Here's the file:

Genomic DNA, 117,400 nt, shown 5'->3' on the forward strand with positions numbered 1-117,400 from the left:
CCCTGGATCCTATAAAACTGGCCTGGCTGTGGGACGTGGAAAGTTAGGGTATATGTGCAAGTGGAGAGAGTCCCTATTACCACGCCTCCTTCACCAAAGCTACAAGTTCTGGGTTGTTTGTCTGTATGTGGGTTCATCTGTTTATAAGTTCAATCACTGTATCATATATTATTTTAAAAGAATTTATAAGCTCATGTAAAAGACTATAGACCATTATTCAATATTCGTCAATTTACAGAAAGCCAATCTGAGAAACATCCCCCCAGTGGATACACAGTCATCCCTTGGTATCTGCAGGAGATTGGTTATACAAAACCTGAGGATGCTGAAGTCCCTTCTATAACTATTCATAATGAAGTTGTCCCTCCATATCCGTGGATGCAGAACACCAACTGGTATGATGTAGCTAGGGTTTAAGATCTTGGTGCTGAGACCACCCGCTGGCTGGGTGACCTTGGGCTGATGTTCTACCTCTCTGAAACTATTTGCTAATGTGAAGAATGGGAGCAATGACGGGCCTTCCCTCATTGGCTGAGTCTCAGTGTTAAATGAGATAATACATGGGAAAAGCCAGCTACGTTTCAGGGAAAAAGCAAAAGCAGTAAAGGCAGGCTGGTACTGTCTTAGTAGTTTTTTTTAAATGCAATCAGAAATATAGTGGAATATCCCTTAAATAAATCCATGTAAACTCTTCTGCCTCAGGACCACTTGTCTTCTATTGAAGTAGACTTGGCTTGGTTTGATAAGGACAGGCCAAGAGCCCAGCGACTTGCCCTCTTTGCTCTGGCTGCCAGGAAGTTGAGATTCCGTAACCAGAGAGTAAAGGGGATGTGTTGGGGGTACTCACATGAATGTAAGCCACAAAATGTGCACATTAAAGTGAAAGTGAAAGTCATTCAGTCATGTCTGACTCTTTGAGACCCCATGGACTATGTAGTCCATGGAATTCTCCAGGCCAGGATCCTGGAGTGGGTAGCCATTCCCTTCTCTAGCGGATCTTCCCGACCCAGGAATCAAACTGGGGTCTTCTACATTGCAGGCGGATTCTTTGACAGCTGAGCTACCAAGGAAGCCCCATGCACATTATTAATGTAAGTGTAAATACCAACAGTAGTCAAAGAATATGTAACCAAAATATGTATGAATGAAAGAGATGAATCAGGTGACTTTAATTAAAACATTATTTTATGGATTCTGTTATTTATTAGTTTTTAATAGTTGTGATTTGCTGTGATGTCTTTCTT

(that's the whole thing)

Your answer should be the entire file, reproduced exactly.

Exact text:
Genomic DNA, 117,400 nt, shown 5'->3' on the forward strand with positions numbered 1-117,400 from the left:
CCCTGGATCCTATAAAACTGGCCTGGCTGTGGGACGTGGAAAGTTAGGGTATATGTGCAAGTGGAGAGAGTCCCTATTACCACGCCTCCTTCACCAAAGCTACAAGTTCTGGGTTGTTTGTCTGTATGTGGGTTCATCTGTTTATAAGTTCAATCACTGTATCATATATTATTTTAAAAGAATTTATAAGCTCATGTAAAAGACTATAGACCATTATTCAATATTCGTCAATTTACAGAAAGCCAATCTGAGAAACATCCCCCCAGTGGATACACAGTCATCCCTTGGTATCTGCAGGAGATTGGTTATACAAAACCTGAGGATGCTGAAGTCCCTTCTATAACTATTCATAATGAAGTTGTCCCTCCATATCCGTGGATGCAGAACACCAACTGGTATGATGTAGCTAGGGTTTAAGATCTTGGTGCTGAGACCACCCGCTGGCTGGGTGACCTTGGGCTGATGTTCTACCTCTCTGAAACTATTTGCTAATGTGAAGAATGGGAGCAATGACGGGCCTTCCCTCATTGGCTGAGTCTCAGTGTTAAATGAGATAATACATGGGAAAAGCCAGCTACGTTTCAGGGAAAAAGCAAAAGCAGTAAAGGCAGGCTGGTACTGTCTTAGTAGTTTTTTTTAAATGCAATCAGAAATATAGTGGAATATCCCTTAAATAAATCCATGTAAACTCTTCTGCCTCAGGACCACTTGTCTTCTATTGAAGTAGACTTGGCTTGGTTTGATAAGGACAGGCCAAGAGCCCAGCGACTTGCCCTCTTTGCTCTGGCTGCCAGGAAGTTGAGATTCCGTAACCAGAGAGTAAAGGGGATGTGTTGGGGGTACTCACATGAATGTAAGCCACAAAATGTGCACATTAAAGTGAAAGTGAAAGTCATTCAGTCATGTCTGACTCTTTGAGACCCCATGGACTATGTAGTCCATGGAATTCTCCAGGCCAGGATCCTGGAGTGGGTAGCCATTCCCTTCTCTAGCGGATCTTCCCGACCCAGGAATCAAACTGGGGTCTTCTACATTGCAGGCGGATTCTTTGACAGCTGAGCTACCAAGGAAGCCCCATGCACATTATTAATGTAAGTGTAAATACCAACAGTAGTCAAAGAATATGTAACCAAAATATGTATGAATGAAAGAGATGAATCAGGTGACTTTAATTAAAACATTATTTTATGGATTCTGTTATTTATTAGTTTTTAATAGTTGTGATTTGCTGTGATGTCTTTCTT